According to the Expenditure method of measuring price elasticity of demand, if the two expenditures in comparison are constant (in spite of changes in price), the demand is considered to be unitary elastic. However, there are several examples where this does not seem to hold true. For instance,

Price: 10 ; Demand: 12 ; Expenditure: 120

Price: 08 ; Demand: 15 ; Expenditure: 120

Here, though the expenditure is equal, if we calculate the percentage changes in price and demand, they come to be 20% and 25% respectively. So as per the ratio (or percentage method), the elasticity would be equal to 25% / 20%, which is not equal to 1. Then, how can we conclude that the expenditure method gives the right results?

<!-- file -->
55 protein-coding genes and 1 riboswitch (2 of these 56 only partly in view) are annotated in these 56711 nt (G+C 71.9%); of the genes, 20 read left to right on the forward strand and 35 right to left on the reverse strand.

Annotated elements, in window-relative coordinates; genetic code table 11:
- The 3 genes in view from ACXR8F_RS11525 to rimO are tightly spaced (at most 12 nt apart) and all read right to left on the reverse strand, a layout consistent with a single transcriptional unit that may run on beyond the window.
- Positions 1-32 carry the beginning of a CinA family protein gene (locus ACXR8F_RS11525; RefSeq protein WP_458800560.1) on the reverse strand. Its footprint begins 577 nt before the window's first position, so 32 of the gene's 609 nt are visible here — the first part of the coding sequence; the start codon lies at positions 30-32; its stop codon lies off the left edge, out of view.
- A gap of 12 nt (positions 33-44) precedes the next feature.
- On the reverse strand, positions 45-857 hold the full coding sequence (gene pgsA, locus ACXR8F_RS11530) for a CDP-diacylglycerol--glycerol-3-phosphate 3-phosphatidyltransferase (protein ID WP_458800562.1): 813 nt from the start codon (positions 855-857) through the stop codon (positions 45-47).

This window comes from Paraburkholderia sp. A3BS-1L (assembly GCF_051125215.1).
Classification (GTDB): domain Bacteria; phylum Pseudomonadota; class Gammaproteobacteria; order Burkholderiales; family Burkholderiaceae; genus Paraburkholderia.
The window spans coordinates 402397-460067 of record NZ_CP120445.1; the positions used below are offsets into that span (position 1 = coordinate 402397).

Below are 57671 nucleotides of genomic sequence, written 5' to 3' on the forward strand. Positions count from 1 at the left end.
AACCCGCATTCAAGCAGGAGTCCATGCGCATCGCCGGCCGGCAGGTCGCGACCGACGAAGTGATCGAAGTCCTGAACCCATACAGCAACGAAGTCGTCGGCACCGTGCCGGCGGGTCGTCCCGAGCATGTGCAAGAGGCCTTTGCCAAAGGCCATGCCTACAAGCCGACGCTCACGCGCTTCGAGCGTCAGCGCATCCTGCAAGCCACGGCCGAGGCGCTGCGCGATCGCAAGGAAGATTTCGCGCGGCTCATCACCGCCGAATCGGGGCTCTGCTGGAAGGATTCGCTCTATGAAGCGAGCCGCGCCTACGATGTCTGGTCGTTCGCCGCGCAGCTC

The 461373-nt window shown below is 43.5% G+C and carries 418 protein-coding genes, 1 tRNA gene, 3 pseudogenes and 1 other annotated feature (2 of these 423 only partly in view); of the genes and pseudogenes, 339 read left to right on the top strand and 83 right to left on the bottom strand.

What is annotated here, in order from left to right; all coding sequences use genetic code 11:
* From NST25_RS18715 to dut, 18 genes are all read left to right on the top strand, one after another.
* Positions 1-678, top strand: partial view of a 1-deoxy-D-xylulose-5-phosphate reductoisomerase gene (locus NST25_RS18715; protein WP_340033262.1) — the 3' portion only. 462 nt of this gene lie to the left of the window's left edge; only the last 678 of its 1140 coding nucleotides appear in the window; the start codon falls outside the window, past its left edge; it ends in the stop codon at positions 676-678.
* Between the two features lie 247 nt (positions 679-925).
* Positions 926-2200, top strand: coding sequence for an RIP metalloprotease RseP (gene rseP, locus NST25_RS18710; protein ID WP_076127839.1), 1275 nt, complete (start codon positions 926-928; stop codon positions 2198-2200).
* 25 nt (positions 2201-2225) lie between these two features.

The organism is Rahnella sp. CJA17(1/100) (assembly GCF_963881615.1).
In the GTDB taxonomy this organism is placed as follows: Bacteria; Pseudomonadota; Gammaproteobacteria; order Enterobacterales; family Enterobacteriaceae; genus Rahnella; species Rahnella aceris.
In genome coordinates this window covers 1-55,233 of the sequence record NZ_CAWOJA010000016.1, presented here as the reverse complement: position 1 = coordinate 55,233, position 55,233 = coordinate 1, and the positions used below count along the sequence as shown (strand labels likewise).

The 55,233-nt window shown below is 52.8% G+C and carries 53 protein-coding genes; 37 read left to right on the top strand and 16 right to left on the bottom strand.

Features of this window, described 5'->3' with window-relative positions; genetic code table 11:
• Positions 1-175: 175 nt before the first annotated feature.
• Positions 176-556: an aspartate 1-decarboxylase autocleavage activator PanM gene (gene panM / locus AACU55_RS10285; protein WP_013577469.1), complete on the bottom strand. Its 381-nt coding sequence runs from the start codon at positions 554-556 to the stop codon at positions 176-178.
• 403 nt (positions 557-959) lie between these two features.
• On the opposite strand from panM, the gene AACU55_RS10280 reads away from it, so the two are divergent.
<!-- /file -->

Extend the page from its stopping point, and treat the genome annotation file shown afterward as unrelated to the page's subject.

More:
If something rises by $25\%$ then you then need a $20\%$ reduction in the new larger number to get back where you started: $1.25 \times 0.8=1$. This asymmetry means comparing large percentage changes can produced oddities

Another approach, closer to the idea of approaching the derivative as a limit, is to use logarithms and calculate the elasticity as a ratio of logarithms, something like $$\frac{\log\left(\frac{Q_2}{Q_1}\right)}{\log\left(\frac{P_2}{P_1}\right)}= \frac{\log(Q_2)-\log(Q_1)}{\log(P_2)-\log(P_1)}$$

and with your example this would give $\frac{\log(15)-\log(12)}{\log(8)-\log(10)} = \frac{\log(1.25)}{\log(0.8)} =-1$ as expected

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